Canada’s National Strategy for Critical Infrastructure defines critical infrastructure as the processes, systems, facilities, technologies, networks, assets, and services essential to the health, safety, security or economic well-being of Canadians and the effective functioning of government. The Strategy classifies critical infrastructure in Canada according to the following sectors: Energy and Utilities, Information and Communication Technologies, Finance, Health, Food, Water, Transportation, Safety, Government, and Manufacturing. Public Safety Canada has compiled a non-exhaustive list of essential services and functions to assist in enabling the movement of critical infrastructure workers within and between jurisdictions, including from the United States to Canada. These services and functions are considered essential to preserving life, health, and basic societal functioning. These include, but are not limited to, workers who are essential to the supply of critical goods such as food and medicines.
There are few other active classes of exemptions available to U.S. businesses outside of critical infrastructure work. However, exemptions to travel and quarantine requirements may also be granted where the work being done is of national interest, or, where those coming to Canada are also doing so for the purpose of family reunification. Persons from the U.S. who are travelling to reunite with their immediate or extended family – who are in Canada with legal status – and are staying for 15 days or more will be exempted from the travel restrictions. A person may also be exempted from quarantine requirements if they are assisting with specific COVID-related provincial or territorial projects. However, economic pathways from the U.S. to Canada remain generally narrow, prompting ongoing concern from economists and stakeholders.
Unsurprisingly, pressure on the Canadian Government to open Canada’s borders is mounting on behalf of both Canadian and American businesses. Confusion surrounding the plausibility of cross-border business endeavours from the U.S. to Canada remains high, and many economic sectors in Canada are struggling as a result. With vaccination rates increasing the time has come for the Canadian Government to begin to employ border policies that not only protect the people within the nation, but Canada’s economy as well. In the meantime, American business owners need to stay informed as to what border restriction exemptions are available to them.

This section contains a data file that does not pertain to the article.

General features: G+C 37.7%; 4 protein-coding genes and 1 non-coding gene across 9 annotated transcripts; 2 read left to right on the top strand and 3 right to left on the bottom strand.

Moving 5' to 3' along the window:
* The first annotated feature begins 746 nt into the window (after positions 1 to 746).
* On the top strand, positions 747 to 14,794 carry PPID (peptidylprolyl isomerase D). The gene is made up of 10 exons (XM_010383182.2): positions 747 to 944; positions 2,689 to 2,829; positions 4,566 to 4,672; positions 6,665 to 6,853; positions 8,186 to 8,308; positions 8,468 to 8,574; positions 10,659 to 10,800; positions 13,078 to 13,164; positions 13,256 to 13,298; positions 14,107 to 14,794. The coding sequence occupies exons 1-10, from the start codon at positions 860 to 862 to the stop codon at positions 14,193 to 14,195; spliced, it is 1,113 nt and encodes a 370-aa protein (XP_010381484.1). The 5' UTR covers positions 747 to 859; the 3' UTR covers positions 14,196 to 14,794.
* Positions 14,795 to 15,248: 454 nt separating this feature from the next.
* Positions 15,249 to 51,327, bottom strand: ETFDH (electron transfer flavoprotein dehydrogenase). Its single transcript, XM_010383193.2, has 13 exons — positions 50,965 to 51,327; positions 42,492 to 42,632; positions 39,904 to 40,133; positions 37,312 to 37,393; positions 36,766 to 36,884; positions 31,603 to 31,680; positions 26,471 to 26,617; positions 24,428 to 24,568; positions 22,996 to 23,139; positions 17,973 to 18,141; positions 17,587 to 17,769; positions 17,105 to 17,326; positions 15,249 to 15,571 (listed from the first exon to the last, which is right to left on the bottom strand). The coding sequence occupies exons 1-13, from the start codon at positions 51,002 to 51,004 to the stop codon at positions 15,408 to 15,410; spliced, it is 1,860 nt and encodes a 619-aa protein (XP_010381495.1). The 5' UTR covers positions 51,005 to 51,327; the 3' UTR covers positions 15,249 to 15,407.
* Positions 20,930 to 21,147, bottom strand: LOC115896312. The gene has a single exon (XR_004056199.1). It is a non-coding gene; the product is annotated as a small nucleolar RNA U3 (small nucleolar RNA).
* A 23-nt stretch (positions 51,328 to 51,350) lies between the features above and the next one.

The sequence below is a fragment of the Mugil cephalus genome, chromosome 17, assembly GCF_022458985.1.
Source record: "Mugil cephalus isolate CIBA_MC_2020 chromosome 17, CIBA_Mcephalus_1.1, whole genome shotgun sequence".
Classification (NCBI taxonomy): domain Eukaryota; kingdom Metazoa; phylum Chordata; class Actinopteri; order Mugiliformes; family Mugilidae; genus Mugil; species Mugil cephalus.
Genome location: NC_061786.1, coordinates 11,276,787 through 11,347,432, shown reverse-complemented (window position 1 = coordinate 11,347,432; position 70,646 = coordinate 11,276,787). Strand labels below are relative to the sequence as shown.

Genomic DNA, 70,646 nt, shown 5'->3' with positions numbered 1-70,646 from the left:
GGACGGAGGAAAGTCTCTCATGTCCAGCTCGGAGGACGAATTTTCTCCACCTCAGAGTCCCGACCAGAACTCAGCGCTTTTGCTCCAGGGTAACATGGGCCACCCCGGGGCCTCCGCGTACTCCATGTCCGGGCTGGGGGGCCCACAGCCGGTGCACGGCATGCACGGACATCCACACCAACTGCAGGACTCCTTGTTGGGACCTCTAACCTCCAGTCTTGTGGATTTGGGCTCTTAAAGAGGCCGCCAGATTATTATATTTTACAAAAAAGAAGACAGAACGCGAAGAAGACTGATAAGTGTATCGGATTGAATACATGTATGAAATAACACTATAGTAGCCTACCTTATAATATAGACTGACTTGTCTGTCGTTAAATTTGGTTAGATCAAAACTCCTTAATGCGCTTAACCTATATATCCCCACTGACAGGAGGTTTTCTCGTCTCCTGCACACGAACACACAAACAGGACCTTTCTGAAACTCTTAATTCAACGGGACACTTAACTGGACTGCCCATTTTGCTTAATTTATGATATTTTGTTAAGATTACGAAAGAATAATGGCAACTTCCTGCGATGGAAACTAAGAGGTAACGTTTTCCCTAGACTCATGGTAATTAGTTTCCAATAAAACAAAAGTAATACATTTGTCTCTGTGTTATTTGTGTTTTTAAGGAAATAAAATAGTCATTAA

Canada, Health Canada, Priority strategies to optimize testing and quarantine at Canada’s borders (Report), (Ottawa: Government of Canada, May 2021) at 3, available online (pdf): <https://www.canada.ca/content/dam/hc-sc/documents/services/drugs-health-products/covid19-industry/medical-devices/testing-screening-advisory-panel/reports-summaries/priority-strategies/borders-frontieres-eng.pdf>.
 See Spencer v Canada (Health), 2021 FC 621.
 “Some travel restrictions easing July 5 for fully vaccinated people with proof” (21 June 2021), online: CBC News <https://www.cbc.ca/news/politics/fully-vaccinated-canadians-travel-july-1.6073480>.
 Canada, Canadian Border Services Agency, Restricting entry of U.S citizens and other foreign nationals into Canada from the United States (all modes), (Shift Briefing Bulletin), (Novel Coronavirus Task Force) at 1, updated 21 April 2020.
 Sarah Turnbull, “U.S. border restrictions extended to July 21, PM cites desire to stick to vaccine targets” (18 June 2021), online: CTV News <https://www.ctvnews.ca/health/coronavirus/u-s-border-restrictions-extended-to-july-21-pm-cites-desire-to-stick-to-vaccine-targets-1.5476103>.
 Canada, Canadian Border Services Agency, Entry Restrictions and Exemptions – Essential/Non-Discretionary Travel and Non-Essential/Discretionary Travel, (Annex A to 2020-HQ-03-26 and 2020-AC-03-26-B), 10 April 2020.
 Mandatory quarantine or isolation, 14 June 2021, “Who is exempt from quarantine”, online: Government of Canada <https://travel.gc.ca/travel-covid/travel-restrictions/isolation#exemptions>.
 Non-optional and non-discretionary travel: COVID-19 program delivery, 2 November 2020, online: Government of Canada <https://www.canada.ca/en/immigration-refugees-citizenship/corporate/publications-manuals/operational-bulletins-manuals/service-delivery/coronavirus/travel-restrictions/non-optional-non-discretionary.html>.
 Campbell Clark, “It’s time to wake up and reopen the Canada-U.S. border”, (4 June 2021), online: The Globe and Mail <https://www.theglobeandmail.com/politics/article-its-time-to-wake-up-and-reopen-the-canada-us-border/>; The Editorial Board, “Full vaccinated travellers? Welcome to Canada. Everyone else? Quarantine” (4 June 2021), online: The Globe and Mail <https://www.theglobeandmail.com/opinion/editorials/article-fully-vaccinated-travellers-welcome-to-canada-everyone-else-quarantine/>.
 Erin Rose & Thomas Clarke, “Counting on Immigration: Assessing COVID-19’s Impact and Planning for the Future” (2021), online (pdf): The Conference Board of Canada <https://www.conferenceboard.ca/e-library/abstract.aspx?did=11163>.